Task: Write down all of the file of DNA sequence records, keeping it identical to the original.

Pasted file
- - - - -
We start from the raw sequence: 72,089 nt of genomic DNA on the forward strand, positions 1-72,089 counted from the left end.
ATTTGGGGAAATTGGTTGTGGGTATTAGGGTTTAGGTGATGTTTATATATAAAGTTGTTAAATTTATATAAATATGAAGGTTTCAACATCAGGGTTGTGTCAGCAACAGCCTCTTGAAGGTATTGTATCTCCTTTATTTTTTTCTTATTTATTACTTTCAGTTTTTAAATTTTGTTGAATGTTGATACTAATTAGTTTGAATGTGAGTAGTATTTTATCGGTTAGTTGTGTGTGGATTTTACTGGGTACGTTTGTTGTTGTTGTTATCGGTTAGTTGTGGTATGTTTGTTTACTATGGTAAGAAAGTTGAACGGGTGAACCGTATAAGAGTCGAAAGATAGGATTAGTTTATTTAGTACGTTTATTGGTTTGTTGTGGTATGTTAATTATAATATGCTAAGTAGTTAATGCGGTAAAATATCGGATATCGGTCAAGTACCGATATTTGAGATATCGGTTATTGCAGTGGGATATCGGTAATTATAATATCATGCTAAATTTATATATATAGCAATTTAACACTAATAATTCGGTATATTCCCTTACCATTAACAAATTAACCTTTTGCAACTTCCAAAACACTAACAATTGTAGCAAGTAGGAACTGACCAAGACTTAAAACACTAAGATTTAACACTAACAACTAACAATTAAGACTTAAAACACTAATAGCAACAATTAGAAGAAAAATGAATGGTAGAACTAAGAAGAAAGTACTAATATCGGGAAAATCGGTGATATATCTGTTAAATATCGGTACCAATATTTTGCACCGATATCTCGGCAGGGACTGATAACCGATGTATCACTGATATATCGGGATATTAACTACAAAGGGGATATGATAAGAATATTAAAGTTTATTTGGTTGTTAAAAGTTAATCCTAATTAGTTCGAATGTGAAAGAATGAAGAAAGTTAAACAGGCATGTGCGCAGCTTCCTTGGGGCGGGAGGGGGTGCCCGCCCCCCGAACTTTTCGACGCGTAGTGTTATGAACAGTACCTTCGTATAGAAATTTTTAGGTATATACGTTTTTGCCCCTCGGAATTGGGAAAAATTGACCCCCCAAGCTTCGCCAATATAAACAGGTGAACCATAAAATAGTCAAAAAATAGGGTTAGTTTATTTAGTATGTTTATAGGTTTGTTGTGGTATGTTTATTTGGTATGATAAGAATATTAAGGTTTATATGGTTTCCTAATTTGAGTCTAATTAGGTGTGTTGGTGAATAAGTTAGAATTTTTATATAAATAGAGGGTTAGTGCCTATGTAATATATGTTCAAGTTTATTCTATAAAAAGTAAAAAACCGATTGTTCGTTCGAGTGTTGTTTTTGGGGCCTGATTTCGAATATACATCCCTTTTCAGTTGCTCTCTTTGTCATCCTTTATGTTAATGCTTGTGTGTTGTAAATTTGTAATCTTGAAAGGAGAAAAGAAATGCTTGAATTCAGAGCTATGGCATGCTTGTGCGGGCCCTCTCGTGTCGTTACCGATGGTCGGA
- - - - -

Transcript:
We start from the raw sequence: 72,089 nt of genomic DNA on the forward strand, positions 1-72,089 counted from the left end.
ATTTGGGGAAATTGGTTGTGGGTATTAGGGTTTAGGTGATGTTTATATATAAAGTTGTTAAATTTATATAAATATGAAGGTTTCAACATCAGGGTTGTGTCAGCAACAGCCTCTTGAAGGTATTGTATCTCCTTTATTTTTTTCTTATTTATTACTTTCAGTTTTTAAATTTTGTTGAATGTTGATACTAATTAGTTTGAATGTGAGTAGTATTTTATCGGTTAGTTGTGTGTGGATTTTACTGGGTACGTTTGTTGTTGTTGTTATCGGTTAGTTGTGGTATGTTTGTTTACTATGGTAAGAAAGTTGAACGGGTGAACCGTATAAGAGTCGAAAGATAGGATTAGTTTATTTAGTACGTTTATTGGTTTGTTGTGGTATGTTAATTATAATATGCTAAGTAGTTAATGCGGTAAAATATCGGATATCGGTCAAGTACCGATATTTGAGATATCGGTTATTGCAGTGGGATATCGGTAATTATAATATCATGCTAAATTTATATATATAGCAATTTAACACTAATAATTCGGTATATTCCCTTACCATTAACAAATTAACCTTTTGCAACTTCCAAAACACTAACAATTGTAGCAAGTAGGAACTGACCAAGACTTAAAACACTAAGATTTAACACTAACAACTAACAATTAAGACTTAAAACACTAATAGCAACAATTAGAAGAAAAATGAATGGTAGAACTAAGAAGAAAGTACTAATATCGGGAAAATCGGTGATATATCTGTTAAATATCGGTACCAATATTTTGCACCGATATCTCGGCAGGGACTGATAACCGATGTATCACTGATATATCGGGATATTAACTACAAAGGGGATATGATAAGAATATTAAAGTTTATTTGGTTGTTAAAAGTTAATCCTAATTAGTTCGAATGTGAAAGAATGAAGAAAGTTAAACAGGCATGTGCGCAGCTTCCTTGGGGCGGGAGGGGGTGCCCGCCCCCCGAACTTTTCGACGCGTAGTGTTATGAACAGTACCTTCGTATAGAAATTTTTAGGTATATACGTTTTTGCCCCTCGGAATTGGGAAAAATTGACCCCCCAAGCTTCGCCAATATAAACAGGTGAACCATAAAATAGTCAAAAAATAGGGTTAGTTTATTTAGTATGTTTATAGGTTTGTTGTGGTATGTTTATTTGGTATGATAAGAATATTAAGGTTTATATGGTTTCCTAATTTGAGTCTAATTAGGTGTGTTGGTGAATAAGTTAGAATTTTTATATAAATAGAGGGTTAGTGCCTATGTAATATATGTTCAAGTTTATTCTATAAAAAGTAAAAAACCGATTGTTCGTTCGAGTGTTGTTTTTGGGGCCTGATTTCGAATATACATCCCTTTTCAGTTGCTCTCTTTGTCATCCTTTATGTTAATGCTTGTGTGTTGTAAATTTGTAATCTTGAAAGGAGAAAAGAAATGCTTGAATTCAGAGCTATGGCATGCTTGTGCGGGCCCTCTCGTGTCGTTACCGATGGTCGGA